insanity defense

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Related to insanity plea: Temporary insanity


behavior directed to protection of the individual from injury.
character defense any character trait, e.g., a mannerism, attitude, or affectation, which serves as a defense mechanism.
insanity defense a legal concept that a person cannot be convicted of a crime if he lacked criminal responsibility by reason of insanity at the time of commission of the crime.
defense mechanism in psychology, an unconscious mental process or coping pattern that lessens the anxiety associated with a situation or internal conflict and protects the person from mental discomfort. In the theory of psychoanalysis, the ego, following the reality principle, conforms to the demands of the outside world, but the id (repressed unconscious), following the pleasure principle, pursues immediate gratification of desires and reduction of psychic tension. The superego (conscience or morality) may take either side. Defense mechanisms develop in order to control impulses or feelings that lead to inner conflicts, to reach compromises between conflicting impulses, and to reduce inner tensions. They help to manage or avoid anxiety, aggression, hostility, resentment, and frustration. Defense mechanisms are not pathological in themselves; they can be a means of dealing with unbearable situations. Among the most common defense mechanisms are denial, displacement, identification, projection, rationalization, reaction-formation, repression, and sublimation.
defense reaction a mental reaction that shuts out from consciousness ideas not acceptable to the ego. See also defense mechanism.
Miller-Keane Encyclopedia and Dictionary of Medicine, Nursing, and Allied Health, Seventh Edition. © 2003 by Saunders, an imprint of Elsevier, Inc. All rights reserved.

in·san·i·ty de·fense

in forensic psychiatry, the use in the courtroom of insanity as a mitigating factor in the defense of an accused on trial for a serious criminal offense. See: criminal insanity.
Farlex Partner Medical Dictionary © Farlex 2012

insanity defense

Forensic psychiatry A legal defense that a person cannot be convicted of a crime if he lacked criminal responsibility by reason of insanity–a term defined as a matter of law; the premise is that where there is no mens rea because of insanity, there is no criminal responsibility. See American Law Institute Formulation, Durham Rule, Irresistible impulse test, Long Island Rail Road massacre, M'Naughton Rule. Cf 'Black rage' defense, Television intoxication, 'Twinkie' defense.
McGraw-Hill Concise Dictionary of Modern Medicine. © 2002 by The McGraw-Hill Companies, Inc.

insanity defense

In legal and forensic medicine, the premise that an insane person who commits a crime is not legally responsible for that act.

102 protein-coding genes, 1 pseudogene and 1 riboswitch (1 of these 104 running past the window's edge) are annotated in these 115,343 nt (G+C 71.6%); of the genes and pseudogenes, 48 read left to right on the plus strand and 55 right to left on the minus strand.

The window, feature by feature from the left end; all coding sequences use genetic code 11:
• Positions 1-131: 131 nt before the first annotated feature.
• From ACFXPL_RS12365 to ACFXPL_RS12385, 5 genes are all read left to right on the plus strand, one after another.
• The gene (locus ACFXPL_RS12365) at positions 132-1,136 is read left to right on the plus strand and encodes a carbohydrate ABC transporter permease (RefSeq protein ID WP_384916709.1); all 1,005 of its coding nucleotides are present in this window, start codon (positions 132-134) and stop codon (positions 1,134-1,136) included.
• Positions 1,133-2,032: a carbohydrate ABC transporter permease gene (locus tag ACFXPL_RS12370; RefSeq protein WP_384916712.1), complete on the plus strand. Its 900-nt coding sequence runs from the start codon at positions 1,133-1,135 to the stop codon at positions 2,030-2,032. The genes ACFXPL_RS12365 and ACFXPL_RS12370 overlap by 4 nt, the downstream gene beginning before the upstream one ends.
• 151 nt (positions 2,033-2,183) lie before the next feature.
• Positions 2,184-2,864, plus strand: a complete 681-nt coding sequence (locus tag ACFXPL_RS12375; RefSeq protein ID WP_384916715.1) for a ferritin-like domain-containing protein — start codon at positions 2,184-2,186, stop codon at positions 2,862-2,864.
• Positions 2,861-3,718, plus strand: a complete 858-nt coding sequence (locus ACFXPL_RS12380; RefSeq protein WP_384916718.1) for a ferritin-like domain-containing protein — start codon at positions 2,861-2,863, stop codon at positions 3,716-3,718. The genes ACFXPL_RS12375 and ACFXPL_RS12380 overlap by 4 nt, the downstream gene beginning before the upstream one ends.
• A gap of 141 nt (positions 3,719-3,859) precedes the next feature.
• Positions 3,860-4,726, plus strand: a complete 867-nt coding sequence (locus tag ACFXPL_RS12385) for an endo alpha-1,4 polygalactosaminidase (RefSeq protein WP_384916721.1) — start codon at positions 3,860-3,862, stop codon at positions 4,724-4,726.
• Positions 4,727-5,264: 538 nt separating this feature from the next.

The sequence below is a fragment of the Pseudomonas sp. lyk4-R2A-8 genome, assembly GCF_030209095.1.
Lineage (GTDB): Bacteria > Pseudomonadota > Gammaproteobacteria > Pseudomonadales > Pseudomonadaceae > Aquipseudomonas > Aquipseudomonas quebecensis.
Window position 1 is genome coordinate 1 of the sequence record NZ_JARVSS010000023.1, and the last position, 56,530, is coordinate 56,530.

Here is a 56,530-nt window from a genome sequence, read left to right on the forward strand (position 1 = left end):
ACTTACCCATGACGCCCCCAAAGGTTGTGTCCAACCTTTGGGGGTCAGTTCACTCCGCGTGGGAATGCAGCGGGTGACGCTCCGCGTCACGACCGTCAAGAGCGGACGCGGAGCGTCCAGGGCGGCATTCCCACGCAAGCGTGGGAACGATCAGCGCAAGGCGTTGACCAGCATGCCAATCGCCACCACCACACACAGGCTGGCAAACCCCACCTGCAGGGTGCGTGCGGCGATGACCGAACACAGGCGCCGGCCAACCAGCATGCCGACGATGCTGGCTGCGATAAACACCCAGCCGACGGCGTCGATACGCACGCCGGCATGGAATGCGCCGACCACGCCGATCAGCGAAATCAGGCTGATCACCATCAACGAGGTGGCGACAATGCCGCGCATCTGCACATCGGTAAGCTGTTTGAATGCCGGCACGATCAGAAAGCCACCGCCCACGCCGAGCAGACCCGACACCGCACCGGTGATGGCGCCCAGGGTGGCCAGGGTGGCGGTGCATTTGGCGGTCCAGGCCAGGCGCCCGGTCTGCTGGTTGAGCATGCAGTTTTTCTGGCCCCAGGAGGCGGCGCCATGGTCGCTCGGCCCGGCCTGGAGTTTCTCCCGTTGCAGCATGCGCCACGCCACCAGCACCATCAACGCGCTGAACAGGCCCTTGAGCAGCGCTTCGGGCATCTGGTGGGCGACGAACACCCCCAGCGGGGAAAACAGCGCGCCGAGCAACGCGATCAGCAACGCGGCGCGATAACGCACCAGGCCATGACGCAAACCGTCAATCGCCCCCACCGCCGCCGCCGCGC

Medical Dictionary, © 2009 Farlex and Partners
References in periodicals archive ?
(81) Russ Buettner, Mentally Ill, but Insanity Plea is Long Shot,
All the defense needed was to persuade one juror to negate the death penalty, and that is what it achieved, using many of the same arguments that failed to satisfy the insanity plea in the first place.
(46) Nearly one million indictments from the sample states were reviewed to identify the 11,616 insanity pleas in the study, making it a truly unique source of investigation of U.S.-wide practices.
did the AMA vote to abolish the insanity plea despite entreaties to the
The use of settled insanity pleas has been controversial.
In 2003, despite his insanity plea, he was convicted and sentenced to life in prison.
Years of research suggest "an enduring pattern of public animosity to the insanity plea. (52) In one telling study, Richard Jeffrey and Richard Pasewark found that, even after providing factual data on the actual use and success of the insanity defense, many study participants maintained their misconceptions that the defense is "overused and abused." (53) Thus, despite incontrovertible evidence, negative attitudes and the myths with which they are associated are not only prevalent but also appear inflexible.
That rule, which originated in England in 1843, allows for an insanity plea when a defendant, because of a mental disease, either does not know the ''nature and quality'' of his actions or doesn't realize that those actions are wrong.
The jury's rejection of Yates' insanity plea under the strict M'Naghten formulation typifies the inherent shortcomings of the M'Naghten standard as applied to women with a post-partum psychosis.
Failing to deal frankly with the insanity plea is a serious oversight, I think, because a great deal more than meets the eye hinges on whether we should regard the incidents which earned Brown his notoriety--the murder of five pro-slavery Kansans in 1856, raids on slaveholders and slave-liberation attempts in Kansas and Missouri, and the final, botched raid on Harper's Ferry--as the acts of a clinical delusionary.
He admitted strangling 18-year-old Elza Kungayeva during an interrogation in 2000, but was initially let off on an insanity plea. The ruling was greeted with relief by pro-Moscow Chechen politicians who said it would help win support for the Kremlin's peace plan in Chechnya and smooth the way towards election of a new Chechen president in October.